A joint venture between Octopus Energy and the Midcounties Co-operative aiming to break down barriers to community energy projects was recently relaunched as Younity, with over 100 agreements with community generators in place. The renewable energy purchased through these powers the ‘Your Co-op Energy’s Community Power’ tariff, which was launched in January 2020 as the only tariff in the UK to come solely from community power projects.
Younity is investigating innovative ways to make funding more accessible for community energy projects, while also continuing to provide direct financial support through its Community Power Fund.
Solar Power Portal caught up with Tom Hoines, MD of Younity, about the challenges for community energy organisations in finding projects in a “very competitive market” and the need to encourage more involvement in community energy.
Why is supporting community energy a key focus of Co-op Energy and Younity?
The Midcounties Co-op, which owns the Co-op Energy brand and started the supply company 10/11 years ago now, has always had a good history of engaging with community energy groups, largely because a lot of them are set up as co-operatives. They share the vision and the purpose of other co-operative businesses. So very early on Co-op Energy started putting in place agreements with community generators to buy their electricity to supply their members.
There's always been a strong relationship there, and then when the agreement between Octopus and Midcounties came about a couple of years ago it was agreed that a lot more work needs doing in community energy and it was very important that the relationships that had been built up with community energy groups continued to thrive. So that's why the joint venture was formed as a separate entity from the supply side of things, to look at what opportunities and what possibilities there were within community energy.
What are the challenges currently facing community energy projects?
You've got challenges that are faced by any renewable developer, whether they're community owned or privately owned, and they're things like connection to the grid. Grid capacity is becoming extremely stretched; it's an antiquated system and that's probably one of the main things.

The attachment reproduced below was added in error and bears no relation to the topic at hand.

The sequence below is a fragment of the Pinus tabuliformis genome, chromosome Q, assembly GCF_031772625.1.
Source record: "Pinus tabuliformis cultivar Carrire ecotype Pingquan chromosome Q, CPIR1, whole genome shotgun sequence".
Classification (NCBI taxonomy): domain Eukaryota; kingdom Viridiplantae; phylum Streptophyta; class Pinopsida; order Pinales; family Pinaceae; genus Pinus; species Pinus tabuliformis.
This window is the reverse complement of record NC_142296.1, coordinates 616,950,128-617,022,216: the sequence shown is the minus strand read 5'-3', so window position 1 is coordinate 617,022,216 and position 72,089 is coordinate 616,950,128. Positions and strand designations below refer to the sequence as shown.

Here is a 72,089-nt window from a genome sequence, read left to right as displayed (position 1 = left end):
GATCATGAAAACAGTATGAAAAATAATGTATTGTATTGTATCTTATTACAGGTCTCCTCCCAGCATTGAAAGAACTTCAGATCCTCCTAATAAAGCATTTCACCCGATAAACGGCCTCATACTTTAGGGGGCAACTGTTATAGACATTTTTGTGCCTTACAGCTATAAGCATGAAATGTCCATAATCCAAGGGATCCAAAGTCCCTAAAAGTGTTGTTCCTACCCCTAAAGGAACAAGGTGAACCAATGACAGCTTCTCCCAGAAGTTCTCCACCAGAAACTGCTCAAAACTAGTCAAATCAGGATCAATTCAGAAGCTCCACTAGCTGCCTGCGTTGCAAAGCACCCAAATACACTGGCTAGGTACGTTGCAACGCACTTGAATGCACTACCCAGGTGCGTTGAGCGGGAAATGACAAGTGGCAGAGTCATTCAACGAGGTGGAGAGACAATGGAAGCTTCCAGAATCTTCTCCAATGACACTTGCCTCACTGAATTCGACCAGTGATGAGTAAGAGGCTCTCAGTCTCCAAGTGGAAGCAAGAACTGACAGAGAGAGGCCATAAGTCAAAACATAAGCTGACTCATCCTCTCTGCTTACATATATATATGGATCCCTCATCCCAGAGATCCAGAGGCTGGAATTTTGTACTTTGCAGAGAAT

Without a subsidy, your revenue streams after 10 years or so will become increasingly hard to forecast because it's all based on a fairly liquid energy power market, so knowing who's going to be buying your power in 10 years time is a big risk and that can stop an investment. Those sort of challenges are faced by private developers and community developers.
Specifically for community energy groups, the finance side of it and trying to raise a community share to finance generation is still proving very appealing. You see a lot of groups raising quite substantial sums of money in a fairly short amount of time. So that side of it is still pretty strong, but finding projects in a very competitive market and dealing and competing with commercial developers who have maybe access to lower debt and can do things a bit cheaper and do things at scale- when you're competing against those, it's tough to find a project.
How does Younity support community energy?
One of the core things we do is we agree PPAs. All of the electricity that we buy for community energy projects is ring fenced into Co-op Energy's Community Power tariff, which is a domestic supply tariff. It is 100% backed by direct relationships; it's not just a REGO buying exercise, it's built upon these relationships with community energy groups. For every customer that switches into that tariff, we put money into a pot which is our Community Power Fund. That pot gets distributed a couple of times a year and that goes to local community projects. It's not of a magnitude that would finance new build generation, but it can go to supporting the peripheral stuff that community energy groups will do aside from generation.
The really exciting stuff is looking at new business models to get particularly new build generation off the ground in a subsidy-free environment, which is becoming increasingly difficult.
What are the lengths of the PPAs you offer?
Up to three years. The average contract is probably 12 months but that tends to be what groups are going for. But these are PPAs with established built out projects, and they don't need that long term security because they're already in the ground. They've already got the investment, they've already refinanced, so we're finding those built projects tend to like a year or two years, because it gives them flexibility within the market.
Why was the decision made to rebrand to Younity?
I think the name was a bit too similar to Co-op Energy, to be honest, and a lot of the first conversations I had with people were around explaining that we're not the supplier, we're a separate entity and we're trying to do different things. But also, there is a big need to try and get more involvement in community energy, and we felt we had a role to play in that and so it's important we have our own brand identity.